Policy Support Could Make Community Projects the Second-Biggest Source for U.S. Solar Power
Community solar in the United States is seeing such an influx of funding and an uptick in institutional interest that one of its proponents says the right policy support could make it the country’s second-biggest source of solar-electric capacity.
While the recent “hype” around community solar is well grounded in logistical and financial realities, writes Alina Kasprik, project finance manager at Standard Solar, in a recent post for Renewable Energy World, it still needs committed government policy to ensure that communities of all types and sizes can reap the benefits.
Like this story? Subscribe to The Energy Mix and never miss an edition of our free e-digest.
“Community solar projects often have as their customers residential and commercial entities, but they are being built on a utility scale—which attracts institutional financiers in ways typical residential and (in particular) commercial solar projects do not,” she states. “When you add to that the fact that between 50 and 75% of potential solar consumers can’t put solar panels on their own roof,” the time for community solar has clearly arrived.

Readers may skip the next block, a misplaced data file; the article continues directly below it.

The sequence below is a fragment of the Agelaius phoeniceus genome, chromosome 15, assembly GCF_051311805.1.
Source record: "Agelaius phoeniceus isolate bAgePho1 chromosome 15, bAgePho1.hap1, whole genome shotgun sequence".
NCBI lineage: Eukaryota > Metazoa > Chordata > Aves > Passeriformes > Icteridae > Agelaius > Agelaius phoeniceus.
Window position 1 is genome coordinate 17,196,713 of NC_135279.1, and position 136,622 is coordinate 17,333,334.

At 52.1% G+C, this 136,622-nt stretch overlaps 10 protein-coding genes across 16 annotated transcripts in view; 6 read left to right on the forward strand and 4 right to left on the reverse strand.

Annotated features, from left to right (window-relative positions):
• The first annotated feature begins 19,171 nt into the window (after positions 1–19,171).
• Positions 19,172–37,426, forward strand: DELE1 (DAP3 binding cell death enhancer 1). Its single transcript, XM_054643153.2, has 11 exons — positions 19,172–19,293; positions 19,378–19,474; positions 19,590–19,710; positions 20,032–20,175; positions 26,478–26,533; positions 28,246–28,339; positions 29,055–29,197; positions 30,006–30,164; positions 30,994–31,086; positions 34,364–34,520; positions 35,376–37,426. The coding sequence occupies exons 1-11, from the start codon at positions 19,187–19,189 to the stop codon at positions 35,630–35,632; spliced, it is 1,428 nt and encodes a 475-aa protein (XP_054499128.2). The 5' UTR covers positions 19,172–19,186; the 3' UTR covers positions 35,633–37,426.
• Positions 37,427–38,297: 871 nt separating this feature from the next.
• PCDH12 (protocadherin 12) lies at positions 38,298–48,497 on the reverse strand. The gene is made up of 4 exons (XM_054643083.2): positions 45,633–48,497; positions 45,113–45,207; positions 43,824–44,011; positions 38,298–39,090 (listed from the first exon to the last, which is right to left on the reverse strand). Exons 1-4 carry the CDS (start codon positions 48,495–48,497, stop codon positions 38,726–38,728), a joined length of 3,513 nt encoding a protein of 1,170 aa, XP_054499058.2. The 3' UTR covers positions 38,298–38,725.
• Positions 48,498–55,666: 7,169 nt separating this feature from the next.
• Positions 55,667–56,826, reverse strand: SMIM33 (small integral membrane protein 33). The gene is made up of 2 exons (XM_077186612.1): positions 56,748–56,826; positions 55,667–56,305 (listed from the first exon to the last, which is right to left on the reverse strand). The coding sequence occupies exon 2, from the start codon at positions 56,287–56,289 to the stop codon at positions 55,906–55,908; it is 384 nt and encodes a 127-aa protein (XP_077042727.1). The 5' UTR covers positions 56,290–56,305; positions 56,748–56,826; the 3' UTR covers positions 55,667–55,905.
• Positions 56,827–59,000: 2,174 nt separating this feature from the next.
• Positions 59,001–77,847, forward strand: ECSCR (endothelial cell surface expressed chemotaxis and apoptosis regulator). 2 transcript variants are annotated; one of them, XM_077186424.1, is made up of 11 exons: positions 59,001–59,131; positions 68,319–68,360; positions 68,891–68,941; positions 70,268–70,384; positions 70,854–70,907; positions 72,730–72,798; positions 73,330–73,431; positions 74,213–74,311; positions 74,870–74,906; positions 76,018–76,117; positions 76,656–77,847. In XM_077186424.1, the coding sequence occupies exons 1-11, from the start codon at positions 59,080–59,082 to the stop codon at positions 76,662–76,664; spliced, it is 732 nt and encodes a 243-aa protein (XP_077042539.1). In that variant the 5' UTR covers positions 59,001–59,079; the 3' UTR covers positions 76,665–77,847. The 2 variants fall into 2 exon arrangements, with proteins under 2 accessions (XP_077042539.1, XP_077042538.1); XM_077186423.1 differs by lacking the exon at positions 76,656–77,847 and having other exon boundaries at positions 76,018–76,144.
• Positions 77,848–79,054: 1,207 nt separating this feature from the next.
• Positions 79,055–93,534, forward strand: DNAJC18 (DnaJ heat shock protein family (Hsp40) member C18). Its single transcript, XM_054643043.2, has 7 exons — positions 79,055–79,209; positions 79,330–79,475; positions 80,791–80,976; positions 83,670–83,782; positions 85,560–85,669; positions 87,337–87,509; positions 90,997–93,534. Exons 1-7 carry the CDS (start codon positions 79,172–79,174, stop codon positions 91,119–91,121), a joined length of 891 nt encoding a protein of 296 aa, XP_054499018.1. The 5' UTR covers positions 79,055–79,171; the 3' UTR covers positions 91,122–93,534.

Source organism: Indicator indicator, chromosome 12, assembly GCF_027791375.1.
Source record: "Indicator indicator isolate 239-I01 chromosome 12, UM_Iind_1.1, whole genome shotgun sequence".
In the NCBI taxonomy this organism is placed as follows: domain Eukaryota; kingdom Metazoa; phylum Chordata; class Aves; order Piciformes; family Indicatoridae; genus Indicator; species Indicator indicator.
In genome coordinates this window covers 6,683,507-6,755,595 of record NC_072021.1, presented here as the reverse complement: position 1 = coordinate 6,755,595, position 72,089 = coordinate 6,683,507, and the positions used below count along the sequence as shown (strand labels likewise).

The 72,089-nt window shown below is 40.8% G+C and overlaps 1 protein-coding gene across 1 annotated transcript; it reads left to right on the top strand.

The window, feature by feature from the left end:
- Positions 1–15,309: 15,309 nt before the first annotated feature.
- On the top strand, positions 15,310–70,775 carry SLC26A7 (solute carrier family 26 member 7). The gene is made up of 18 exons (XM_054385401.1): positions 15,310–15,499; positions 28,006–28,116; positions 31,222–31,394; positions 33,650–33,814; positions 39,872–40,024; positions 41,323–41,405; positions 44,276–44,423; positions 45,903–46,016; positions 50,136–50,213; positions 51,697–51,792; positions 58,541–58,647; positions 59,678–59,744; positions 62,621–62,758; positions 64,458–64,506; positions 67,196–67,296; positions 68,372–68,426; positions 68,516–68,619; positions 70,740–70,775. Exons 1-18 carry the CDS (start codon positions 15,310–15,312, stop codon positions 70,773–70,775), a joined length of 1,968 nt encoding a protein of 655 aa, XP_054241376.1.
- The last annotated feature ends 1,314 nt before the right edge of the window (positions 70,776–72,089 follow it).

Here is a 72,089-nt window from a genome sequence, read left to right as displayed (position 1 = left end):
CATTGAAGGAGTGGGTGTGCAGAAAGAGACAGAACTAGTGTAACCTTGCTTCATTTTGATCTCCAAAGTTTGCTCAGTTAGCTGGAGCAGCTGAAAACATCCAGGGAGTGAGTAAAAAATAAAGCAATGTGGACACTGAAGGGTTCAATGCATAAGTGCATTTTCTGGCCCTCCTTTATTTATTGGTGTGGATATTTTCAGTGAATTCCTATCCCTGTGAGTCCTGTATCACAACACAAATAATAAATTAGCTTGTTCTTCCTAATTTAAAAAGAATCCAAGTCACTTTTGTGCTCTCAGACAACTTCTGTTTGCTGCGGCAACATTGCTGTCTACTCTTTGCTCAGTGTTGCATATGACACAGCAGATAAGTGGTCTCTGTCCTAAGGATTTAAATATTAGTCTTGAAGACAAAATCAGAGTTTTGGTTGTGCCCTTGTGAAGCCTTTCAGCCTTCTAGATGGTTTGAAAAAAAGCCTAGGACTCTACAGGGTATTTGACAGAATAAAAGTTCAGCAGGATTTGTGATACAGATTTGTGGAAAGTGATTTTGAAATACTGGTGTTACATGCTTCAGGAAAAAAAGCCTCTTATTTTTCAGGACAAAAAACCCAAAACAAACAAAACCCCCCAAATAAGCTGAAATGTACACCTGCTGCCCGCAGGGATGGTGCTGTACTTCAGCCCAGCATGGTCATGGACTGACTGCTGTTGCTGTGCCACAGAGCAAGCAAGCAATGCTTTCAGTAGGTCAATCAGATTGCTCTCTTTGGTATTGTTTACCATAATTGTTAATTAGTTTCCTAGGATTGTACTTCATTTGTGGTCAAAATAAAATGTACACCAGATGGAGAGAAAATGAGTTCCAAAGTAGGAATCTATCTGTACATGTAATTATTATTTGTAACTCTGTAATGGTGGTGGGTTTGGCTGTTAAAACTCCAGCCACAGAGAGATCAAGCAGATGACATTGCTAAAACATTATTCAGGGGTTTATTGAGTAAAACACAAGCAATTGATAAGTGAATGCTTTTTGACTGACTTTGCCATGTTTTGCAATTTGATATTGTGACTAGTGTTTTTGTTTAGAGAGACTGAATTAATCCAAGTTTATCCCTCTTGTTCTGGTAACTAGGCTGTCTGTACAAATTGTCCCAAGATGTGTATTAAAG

“The influx of money has the Smart Electric Power Alliance (SEPA) predicting that community solar will make up 30% of all distributed generation solar electricity by 2020, and 42 states have at least one community solar project active,” Kasprik adds.
But there’s still a growing need for policy-makers to step up.
“Despite its obvious growth and expansion, only 19 states and the District of Columbia have created policies that encourage the development of community solar,” she writes. “If the rest of the country followed Minnesota’s and Colorado’s leads and actually put into place policies that would encourage community solar, the mind boggles. But it’s a safe bet that community solar would quickly become the second-largest solar segment behind utility-scale.”
That potential underscores the need for solar advocates to “educate policy-makers at all levels—local, state and federal—to the advantages of community solar,” Kasprik concludes.